The year 2016 was a big one for many reasons: the EU referendum, the American election, the Zika outbreak, continued terror attacks, we lost Prince, Bowie, and a host of other icons, Pantone released not one, but two colours of the year, and we saw the birth of Diary of a Tile Addict.
As if forseeing a tumultuous year filled with division and incohesion, Pantone’s choice of Roze Quartz and Serenity was on the money. Two pastel shades combine and blend to create a soothing mix of traditionally gendered colours, willing individuals to come together, celebrate their differences, and create something new in unity. They signify both our experiences and our needs, showcasing disparity and offering tranquility.
For the tile world it was greyscales and metallics that were big news. These neutrals combine well with everything, from bright colours to our Pantone shades. Vibrant aquatic blues also proved popular, rising in recognition alongside fishscale tiles and shimmery metallics. The pastels definitely made their mark, increasing in popularity consistently over the years.
After what was called by many ‘the worst year ever’, more hope than ever was needed to lift spirits and attempt to start again. For Pantone this meant ‘Greenery’, a yellow-green shade, fresh and full of life that encourages individuals to reset. Despite its vivid colour, there was plenty of greenery in the tile world to go around. Many green offerings leaned more to the dark and emerald side, or to the toned down earthy hues but there were some more startling shades to go around.
Interestingly, however, interior design was much more interested in looking back. The colour palettes of the 1950s became big news in 2017, especially in the tile world. Perhaps taking inspiration from the calm after the storm of the Second World War, it was an appropriate choice to reminisce about a seemingly less dramatic time. The colours selected by Little Greene and Sherwin Williams, such as soft pastels (including the shades from 2016), have a calming effect and give interiors a welcoming feeling.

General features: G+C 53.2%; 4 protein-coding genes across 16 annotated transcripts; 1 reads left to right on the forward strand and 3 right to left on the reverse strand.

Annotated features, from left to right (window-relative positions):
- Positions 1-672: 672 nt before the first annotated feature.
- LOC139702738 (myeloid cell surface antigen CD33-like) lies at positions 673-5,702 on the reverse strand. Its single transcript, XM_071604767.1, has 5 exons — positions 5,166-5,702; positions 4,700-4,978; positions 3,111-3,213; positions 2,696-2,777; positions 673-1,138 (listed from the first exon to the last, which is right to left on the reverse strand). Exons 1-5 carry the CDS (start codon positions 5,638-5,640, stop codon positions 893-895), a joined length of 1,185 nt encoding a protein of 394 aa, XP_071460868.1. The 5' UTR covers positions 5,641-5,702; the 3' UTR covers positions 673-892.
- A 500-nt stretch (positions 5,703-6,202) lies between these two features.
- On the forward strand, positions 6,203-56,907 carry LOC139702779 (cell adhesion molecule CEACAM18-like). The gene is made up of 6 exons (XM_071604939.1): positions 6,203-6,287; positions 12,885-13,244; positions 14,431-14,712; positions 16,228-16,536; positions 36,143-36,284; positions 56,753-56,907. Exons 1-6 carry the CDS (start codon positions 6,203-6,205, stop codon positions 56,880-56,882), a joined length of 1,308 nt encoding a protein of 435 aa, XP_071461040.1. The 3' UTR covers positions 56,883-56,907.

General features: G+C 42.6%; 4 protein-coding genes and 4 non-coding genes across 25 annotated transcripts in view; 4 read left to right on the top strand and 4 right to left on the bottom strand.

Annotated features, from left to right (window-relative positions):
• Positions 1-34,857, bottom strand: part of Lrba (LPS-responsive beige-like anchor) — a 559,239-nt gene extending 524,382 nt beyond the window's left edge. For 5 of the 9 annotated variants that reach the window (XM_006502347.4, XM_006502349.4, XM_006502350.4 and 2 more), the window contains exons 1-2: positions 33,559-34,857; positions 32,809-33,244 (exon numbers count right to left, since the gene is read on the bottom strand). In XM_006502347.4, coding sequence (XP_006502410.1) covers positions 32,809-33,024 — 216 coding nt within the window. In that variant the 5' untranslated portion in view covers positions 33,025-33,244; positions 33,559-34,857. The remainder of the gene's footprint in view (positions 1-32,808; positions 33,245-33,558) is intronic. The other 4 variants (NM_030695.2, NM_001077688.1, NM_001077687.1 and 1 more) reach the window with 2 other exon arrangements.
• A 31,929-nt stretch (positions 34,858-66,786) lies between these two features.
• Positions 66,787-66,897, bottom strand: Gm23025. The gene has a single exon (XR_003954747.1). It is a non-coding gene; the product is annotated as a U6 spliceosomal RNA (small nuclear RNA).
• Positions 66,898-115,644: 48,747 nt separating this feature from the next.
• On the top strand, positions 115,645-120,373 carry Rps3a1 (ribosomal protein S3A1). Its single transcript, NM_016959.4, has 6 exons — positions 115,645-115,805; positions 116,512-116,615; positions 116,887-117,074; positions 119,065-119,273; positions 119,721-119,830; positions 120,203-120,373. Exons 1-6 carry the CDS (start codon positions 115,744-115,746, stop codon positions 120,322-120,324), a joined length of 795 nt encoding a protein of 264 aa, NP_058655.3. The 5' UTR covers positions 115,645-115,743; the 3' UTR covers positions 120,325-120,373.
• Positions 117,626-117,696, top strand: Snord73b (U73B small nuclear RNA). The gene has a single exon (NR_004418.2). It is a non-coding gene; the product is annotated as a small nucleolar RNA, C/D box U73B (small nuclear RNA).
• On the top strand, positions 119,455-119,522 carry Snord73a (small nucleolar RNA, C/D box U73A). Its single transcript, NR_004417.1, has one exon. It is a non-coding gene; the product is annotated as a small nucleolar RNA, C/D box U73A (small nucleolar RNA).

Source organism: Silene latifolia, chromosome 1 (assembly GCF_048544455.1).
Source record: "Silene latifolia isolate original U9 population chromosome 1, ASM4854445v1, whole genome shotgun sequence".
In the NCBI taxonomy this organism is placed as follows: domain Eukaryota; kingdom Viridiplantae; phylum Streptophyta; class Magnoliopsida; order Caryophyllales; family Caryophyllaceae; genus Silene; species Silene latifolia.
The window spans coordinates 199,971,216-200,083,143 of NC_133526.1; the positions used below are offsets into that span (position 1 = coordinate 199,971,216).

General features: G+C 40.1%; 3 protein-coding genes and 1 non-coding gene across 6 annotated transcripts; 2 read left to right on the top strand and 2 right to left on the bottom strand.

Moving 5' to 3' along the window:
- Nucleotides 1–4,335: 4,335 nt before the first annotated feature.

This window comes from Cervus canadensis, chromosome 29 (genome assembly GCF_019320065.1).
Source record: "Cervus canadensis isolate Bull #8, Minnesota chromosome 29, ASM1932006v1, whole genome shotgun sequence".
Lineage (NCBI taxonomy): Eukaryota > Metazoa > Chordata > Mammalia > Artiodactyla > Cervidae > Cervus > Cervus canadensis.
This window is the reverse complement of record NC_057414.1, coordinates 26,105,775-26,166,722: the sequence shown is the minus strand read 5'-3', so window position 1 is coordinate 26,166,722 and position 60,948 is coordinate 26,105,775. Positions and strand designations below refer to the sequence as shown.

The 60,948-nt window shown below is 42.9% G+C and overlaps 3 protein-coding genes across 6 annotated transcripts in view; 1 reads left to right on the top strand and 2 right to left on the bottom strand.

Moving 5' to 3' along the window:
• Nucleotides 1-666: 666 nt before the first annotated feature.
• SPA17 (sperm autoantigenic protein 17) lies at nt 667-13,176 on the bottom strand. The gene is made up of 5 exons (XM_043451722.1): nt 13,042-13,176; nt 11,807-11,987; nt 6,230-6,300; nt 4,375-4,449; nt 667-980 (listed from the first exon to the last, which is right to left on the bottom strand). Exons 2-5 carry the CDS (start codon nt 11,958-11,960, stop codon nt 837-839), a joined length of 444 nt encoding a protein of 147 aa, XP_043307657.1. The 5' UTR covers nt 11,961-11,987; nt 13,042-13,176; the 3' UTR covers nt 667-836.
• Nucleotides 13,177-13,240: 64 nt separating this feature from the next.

A wonderfully creative shade of purple was provided with Pantone’s 2018 Ultra Violet. This mysterious colour packs a punch, igniting the imagination with thoughts of distant galaxies, symbolising non-conformity, and greatly reflecting what is needed in the modern world – emotion, inspiration, and individuality.
As a powerful, dark shade it’s more ideal for accents, statements, and features. But it’s perceived limitations didn’t prevent it from being openly represented in the tile world, and it could easily be combined with the trends of the year- geometric patterns, grey, greige, sage, and peachy neutrals, and wood-effects.
Last year we covered Living Coral plenty, exploring the various ways the lively shade could be incorporated into interiors with tile, such as a creative use of grout showcased by Living Ceramics. However baby pinks proved more popular, with plenty on show throughout Cevisama, notably from Vives, Codicer, and Equipe.
Throughout the year there was continued interest in ‘the New Neutrals’, pastels shades, as well as royal tones, continuing on from Ultra Violet and including emeralds and deep blues. Interestingly Living Coral was heralded as an insensitive choice of colour, due to the state of the worlds oceans, and particularly the state of coral reefs, enabling a continued conversation around the climate emergency and the role individuals play in it.
As the decade ended with a unique colour that caused a stir, it is perhaps no surprise that Pantone shifted entirely in the other direction to welcome 2020 with the safe and familiar Classic Blue. Ironically for the UK after the December election, the colour couldn’t be more apt and seemingly reflective of the political climate, just like the beginning of 2010.
A new post by Hanna Simpson, Diary of a Tile Addict, January 2020.